Go on the paras!


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I got an electronic copy of a booklet the other day from one of the cleverest people I know. It was from my old class-mate Eamonn McCann and the booklet was called Go On the Paras…! : Bloody Sunday and the contining search for justice. What’s that – you thought that had all been resolved by David Cameron’s apology? That it’s wrong when fourteen people are gunned down in broad daylight by the forces of the state and that saying ‘I’m sorry’ makes it all right?

McCann has been a tenacious and intelligent presence, shadowing the Saville Inquiry through its long years. His conclusion in this booklet pin-points the problem with the Inquiry’s findings: it attaches blame to the lower-downs. In other words, it attempts to sell Bloody Sunday as  an unfortunate lapse, certainly untypical of the well-disciplined British army, and authorised by relatively low-level officers.

Not so. McCann points in particular to the ham-fisted and arrogant testimony of General Sir Mike Jackson, who is currently the top man in the British army. Back on Bloody Sunday he was an officer on the ground in the Derry Bogside, and as soon as the killing had stopped,  Jackson was busy drawing up notes and diagrams to show that all of the victims had been gunmen and that all of the shots fired by the British paratroopers had been in self-defence. That’s the same paratroopers, McCann notes, who a few months earlier had slaughtered eleven people in Ballymurphy and who, in the Falklands, gloried in their custom of cutting off the ears of Argentinian soldiers they had killed and storing them in their pouch-belts.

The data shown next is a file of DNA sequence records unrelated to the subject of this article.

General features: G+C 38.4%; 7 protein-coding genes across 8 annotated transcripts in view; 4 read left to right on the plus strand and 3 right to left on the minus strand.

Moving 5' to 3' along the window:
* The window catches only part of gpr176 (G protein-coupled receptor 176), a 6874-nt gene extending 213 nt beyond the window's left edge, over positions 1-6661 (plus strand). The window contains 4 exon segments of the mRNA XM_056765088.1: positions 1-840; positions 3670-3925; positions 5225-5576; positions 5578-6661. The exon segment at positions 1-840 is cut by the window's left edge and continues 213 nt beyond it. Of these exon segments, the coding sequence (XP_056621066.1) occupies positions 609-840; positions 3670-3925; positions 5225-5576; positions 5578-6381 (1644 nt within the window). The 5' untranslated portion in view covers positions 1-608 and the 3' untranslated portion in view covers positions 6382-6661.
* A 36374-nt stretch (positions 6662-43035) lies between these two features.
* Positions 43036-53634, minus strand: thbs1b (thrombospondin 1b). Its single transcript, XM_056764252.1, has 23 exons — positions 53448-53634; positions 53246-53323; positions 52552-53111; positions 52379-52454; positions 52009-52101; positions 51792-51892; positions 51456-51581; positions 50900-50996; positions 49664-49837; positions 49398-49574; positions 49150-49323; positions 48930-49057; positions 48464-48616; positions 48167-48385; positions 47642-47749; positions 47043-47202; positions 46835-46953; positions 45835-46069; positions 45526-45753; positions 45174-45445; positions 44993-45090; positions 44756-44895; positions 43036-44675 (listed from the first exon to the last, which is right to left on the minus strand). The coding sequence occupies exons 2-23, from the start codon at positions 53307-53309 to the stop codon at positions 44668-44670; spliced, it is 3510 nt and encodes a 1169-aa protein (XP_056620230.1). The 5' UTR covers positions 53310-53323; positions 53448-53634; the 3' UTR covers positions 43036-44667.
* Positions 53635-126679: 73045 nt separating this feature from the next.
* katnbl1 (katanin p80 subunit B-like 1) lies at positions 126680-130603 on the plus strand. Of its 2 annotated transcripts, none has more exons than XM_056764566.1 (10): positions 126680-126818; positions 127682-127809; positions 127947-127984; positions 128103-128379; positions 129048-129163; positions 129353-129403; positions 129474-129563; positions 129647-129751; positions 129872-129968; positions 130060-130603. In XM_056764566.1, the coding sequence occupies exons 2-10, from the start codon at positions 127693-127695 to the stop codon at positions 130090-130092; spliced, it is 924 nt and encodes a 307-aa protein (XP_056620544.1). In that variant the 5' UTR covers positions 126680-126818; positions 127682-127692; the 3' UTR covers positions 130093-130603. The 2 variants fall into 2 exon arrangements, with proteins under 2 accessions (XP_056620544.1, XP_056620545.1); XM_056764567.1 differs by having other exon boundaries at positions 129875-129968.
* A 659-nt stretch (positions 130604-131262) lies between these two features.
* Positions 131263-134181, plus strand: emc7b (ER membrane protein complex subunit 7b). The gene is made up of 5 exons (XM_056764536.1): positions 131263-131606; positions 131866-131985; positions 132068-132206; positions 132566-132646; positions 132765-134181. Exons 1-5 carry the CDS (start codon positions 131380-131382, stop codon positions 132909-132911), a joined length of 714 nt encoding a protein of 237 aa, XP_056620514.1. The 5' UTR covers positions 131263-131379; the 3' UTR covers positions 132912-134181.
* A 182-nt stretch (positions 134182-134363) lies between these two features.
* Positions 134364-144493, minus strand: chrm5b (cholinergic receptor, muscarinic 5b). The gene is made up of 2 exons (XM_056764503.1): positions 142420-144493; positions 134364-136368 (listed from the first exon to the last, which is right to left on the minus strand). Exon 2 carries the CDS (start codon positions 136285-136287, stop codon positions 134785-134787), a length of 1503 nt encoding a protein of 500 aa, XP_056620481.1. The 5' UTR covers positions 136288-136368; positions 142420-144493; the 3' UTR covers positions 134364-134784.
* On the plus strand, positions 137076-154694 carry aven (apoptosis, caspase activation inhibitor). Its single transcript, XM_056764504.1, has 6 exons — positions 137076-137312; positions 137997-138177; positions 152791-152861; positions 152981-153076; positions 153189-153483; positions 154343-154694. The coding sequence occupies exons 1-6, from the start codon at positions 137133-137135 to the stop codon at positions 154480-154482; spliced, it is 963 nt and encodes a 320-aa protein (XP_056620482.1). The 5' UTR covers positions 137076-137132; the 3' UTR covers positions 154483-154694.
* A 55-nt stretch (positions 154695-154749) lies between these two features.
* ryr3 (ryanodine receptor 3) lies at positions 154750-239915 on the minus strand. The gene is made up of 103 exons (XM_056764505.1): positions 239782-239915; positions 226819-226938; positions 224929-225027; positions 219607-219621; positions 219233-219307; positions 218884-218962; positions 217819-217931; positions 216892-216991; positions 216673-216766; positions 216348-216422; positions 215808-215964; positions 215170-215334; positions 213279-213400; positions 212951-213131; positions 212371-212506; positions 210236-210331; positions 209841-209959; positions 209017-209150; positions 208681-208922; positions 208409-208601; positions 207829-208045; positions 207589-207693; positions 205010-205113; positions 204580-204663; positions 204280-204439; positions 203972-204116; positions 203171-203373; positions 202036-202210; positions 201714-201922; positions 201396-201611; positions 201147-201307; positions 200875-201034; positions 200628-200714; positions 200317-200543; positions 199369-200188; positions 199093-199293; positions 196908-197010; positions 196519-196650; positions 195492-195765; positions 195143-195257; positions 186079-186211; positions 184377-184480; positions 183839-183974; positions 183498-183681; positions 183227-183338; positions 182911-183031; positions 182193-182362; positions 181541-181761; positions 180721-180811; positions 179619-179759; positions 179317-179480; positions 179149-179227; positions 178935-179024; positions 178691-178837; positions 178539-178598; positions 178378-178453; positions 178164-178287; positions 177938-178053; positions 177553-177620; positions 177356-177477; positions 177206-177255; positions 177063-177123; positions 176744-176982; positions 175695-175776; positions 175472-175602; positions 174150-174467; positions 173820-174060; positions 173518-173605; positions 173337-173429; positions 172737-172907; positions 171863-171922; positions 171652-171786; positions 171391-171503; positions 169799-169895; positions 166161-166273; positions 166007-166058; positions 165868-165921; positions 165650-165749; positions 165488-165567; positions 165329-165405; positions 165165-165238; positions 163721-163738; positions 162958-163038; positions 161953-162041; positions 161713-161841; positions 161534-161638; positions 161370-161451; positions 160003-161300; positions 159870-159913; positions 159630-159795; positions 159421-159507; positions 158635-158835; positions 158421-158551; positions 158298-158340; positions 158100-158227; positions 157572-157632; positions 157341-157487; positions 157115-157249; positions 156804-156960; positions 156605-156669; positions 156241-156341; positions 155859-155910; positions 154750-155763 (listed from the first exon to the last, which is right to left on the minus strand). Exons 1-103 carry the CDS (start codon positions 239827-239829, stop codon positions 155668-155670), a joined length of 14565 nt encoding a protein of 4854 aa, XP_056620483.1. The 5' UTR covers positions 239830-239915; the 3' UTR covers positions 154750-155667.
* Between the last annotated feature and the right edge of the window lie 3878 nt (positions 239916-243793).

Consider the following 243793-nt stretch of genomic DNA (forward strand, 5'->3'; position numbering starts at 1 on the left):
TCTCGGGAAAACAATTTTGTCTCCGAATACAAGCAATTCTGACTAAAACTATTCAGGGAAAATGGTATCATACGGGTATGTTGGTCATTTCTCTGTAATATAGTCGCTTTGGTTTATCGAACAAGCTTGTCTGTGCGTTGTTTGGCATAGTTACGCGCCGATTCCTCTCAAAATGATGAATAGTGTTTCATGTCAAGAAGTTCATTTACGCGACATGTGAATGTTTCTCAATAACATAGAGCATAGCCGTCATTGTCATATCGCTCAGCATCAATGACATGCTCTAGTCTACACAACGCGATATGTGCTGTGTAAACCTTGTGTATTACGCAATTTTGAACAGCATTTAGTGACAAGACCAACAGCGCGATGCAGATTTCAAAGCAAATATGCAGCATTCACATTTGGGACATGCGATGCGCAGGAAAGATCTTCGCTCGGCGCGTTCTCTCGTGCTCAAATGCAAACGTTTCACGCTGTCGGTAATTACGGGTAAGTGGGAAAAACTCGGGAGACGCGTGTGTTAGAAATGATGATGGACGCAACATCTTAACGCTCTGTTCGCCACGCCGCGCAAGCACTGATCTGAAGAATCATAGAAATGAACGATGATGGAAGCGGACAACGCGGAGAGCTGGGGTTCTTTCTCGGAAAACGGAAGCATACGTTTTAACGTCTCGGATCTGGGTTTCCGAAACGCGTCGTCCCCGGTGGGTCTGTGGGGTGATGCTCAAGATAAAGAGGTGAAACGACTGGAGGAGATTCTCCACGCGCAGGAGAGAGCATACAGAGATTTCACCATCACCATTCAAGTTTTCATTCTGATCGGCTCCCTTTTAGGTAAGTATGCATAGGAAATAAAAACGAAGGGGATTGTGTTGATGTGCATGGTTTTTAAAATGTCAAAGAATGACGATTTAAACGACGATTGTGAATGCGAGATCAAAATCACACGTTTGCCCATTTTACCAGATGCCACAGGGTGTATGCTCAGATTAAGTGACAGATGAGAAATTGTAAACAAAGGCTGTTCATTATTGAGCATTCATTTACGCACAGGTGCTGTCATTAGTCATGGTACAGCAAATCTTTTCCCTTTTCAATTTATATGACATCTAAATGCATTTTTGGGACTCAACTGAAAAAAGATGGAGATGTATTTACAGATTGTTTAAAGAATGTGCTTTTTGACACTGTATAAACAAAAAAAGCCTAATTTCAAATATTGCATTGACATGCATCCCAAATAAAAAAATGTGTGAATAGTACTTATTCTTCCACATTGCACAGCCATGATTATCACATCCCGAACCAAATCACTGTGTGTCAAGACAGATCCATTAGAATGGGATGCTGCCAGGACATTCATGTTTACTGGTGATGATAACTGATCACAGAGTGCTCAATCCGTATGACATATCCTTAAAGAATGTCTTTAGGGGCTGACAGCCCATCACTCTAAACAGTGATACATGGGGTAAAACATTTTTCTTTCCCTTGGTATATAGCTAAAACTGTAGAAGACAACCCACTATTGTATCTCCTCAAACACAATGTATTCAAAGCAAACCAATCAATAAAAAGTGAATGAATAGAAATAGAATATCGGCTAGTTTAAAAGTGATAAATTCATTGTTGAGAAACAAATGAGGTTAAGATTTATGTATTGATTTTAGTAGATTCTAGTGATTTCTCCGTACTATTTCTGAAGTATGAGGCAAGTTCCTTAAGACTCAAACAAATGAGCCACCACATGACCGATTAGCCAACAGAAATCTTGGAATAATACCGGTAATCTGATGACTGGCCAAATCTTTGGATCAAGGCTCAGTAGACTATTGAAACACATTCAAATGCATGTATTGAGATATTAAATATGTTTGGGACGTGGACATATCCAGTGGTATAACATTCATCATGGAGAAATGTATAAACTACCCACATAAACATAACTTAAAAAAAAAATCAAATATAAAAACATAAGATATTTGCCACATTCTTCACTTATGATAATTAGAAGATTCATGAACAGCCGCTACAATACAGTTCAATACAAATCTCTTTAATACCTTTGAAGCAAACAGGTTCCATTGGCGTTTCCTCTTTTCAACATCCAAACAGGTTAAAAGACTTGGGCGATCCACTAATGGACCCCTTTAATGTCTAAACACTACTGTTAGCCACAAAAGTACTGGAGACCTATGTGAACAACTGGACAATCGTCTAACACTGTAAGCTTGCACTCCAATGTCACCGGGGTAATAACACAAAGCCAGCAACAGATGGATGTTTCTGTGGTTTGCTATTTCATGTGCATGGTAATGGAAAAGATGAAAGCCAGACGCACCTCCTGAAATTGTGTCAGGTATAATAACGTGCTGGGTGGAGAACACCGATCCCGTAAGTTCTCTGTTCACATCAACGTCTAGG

Jackson’s notes and diagrams, of course, didn’t coincide with the facts. At the Saville Inquiry, he just couldn’t remember making them, couldn’t remember an awful lot of things, including how informed the government in London were in advance of the killing spree by the army.

This is at the core of the justice question for the bereaved of Bloody Sunday: will those who issued the original orders, those in government who sanctioned them –  will they be held to account? Or will – as is so far the case – those as far down the food chain as possible be saddled with all of the guilt while the top military and political people walk away, hands cleaner than clean.

10 Responses to Go on the paras!

  1. John Patton February 3, 2014 at 11:16 am #

    I have been mulling over a very similar blog for the last week. What to do?

  2. paddykool February 3, 2014 at 11:53 am #

    Ah Jude.. you spoke to me a few days ago about novel and original though in relation to my idea. Eamon has always got it right to my mind.Always an entertaining and original thinker with a mind like a steel trap. Like myself , he has that storytelling tendency [la delightful eccentricity!! hah!] to ramble on a bit in search of his final point.[.I’m sure he usually loses anyone with a short attention span.]but he always manages to get there in the end..